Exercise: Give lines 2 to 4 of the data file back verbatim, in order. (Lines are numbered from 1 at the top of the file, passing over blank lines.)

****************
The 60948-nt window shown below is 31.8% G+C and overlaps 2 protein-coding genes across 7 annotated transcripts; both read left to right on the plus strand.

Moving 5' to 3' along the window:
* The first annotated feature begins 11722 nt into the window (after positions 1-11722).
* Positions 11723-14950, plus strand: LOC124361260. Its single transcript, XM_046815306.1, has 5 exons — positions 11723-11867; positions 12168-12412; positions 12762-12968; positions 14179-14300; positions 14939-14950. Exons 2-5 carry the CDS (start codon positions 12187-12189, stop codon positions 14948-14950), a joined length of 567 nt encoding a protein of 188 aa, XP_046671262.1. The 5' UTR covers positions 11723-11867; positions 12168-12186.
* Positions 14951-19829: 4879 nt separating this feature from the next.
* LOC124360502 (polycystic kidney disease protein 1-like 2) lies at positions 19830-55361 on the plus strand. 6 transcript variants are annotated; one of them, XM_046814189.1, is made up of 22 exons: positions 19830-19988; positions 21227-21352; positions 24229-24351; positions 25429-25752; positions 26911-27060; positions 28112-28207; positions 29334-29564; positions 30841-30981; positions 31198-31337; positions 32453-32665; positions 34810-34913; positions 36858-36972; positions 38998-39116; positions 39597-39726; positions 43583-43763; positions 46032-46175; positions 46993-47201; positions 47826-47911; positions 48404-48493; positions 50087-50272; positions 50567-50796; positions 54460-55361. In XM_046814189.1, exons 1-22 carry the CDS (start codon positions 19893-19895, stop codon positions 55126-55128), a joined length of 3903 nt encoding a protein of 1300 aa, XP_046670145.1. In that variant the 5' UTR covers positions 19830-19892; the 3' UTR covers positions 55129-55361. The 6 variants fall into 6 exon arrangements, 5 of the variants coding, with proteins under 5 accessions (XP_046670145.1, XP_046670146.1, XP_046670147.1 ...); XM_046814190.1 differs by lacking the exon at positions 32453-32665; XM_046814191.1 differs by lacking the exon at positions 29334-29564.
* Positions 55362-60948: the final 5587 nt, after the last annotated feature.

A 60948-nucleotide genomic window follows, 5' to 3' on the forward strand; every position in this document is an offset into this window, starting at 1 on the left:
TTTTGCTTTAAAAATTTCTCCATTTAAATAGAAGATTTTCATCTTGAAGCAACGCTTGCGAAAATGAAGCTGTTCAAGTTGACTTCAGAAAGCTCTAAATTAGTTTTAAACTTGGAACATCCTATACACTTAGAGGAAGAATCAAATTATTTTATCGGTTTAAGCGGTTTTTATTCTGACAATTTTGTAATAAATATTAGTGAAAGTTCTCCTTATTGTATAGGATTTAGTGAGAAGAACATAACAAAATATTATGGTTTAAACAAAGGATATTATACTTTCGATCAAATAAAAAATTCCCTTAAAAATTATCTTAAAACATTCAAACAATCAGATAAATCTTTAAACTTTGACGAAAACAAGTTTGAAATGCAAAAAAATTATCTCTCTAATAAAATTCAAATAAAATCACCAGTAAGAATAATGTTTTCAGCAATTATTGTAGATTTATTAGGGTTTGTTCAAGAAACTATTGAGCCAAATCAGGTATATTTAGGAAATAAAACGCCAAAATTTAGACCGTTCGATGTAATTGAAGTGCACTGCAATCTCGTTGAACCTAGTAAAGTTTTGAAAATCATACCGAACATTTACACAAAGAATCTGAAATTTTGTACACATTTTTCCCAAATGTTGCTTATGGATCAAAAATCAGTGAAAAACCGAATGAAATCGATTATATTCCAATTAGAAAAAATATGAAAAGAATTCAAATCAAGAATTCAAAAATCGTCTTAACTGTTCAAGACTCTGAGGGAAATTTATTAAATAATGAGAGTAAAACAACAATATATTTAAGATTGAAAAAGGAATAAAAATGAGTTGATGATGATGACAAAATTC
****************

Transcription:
Moving 5' to 3' along the window:
* The first annotated feature begins 11722 nt into the window (after positions 1-11722).
* Positions 11723-14950, plus strand: LOC124361260. Its single transcript, XM_046815306.1, has 5 exons — positions 11723-11867; positions 12168-12412; positions 12762-12968; positions 14179-14300; positions 14939-14950. Exons 2-5 carry the CDS (start codon positions 12187-12189, stop codon positions 14948-14950), a joined length of 567 nt encoding a protein of 188 aa, XP_046671262.1. The 5' UTR covers positions 11723-11867; positions 12168-12186.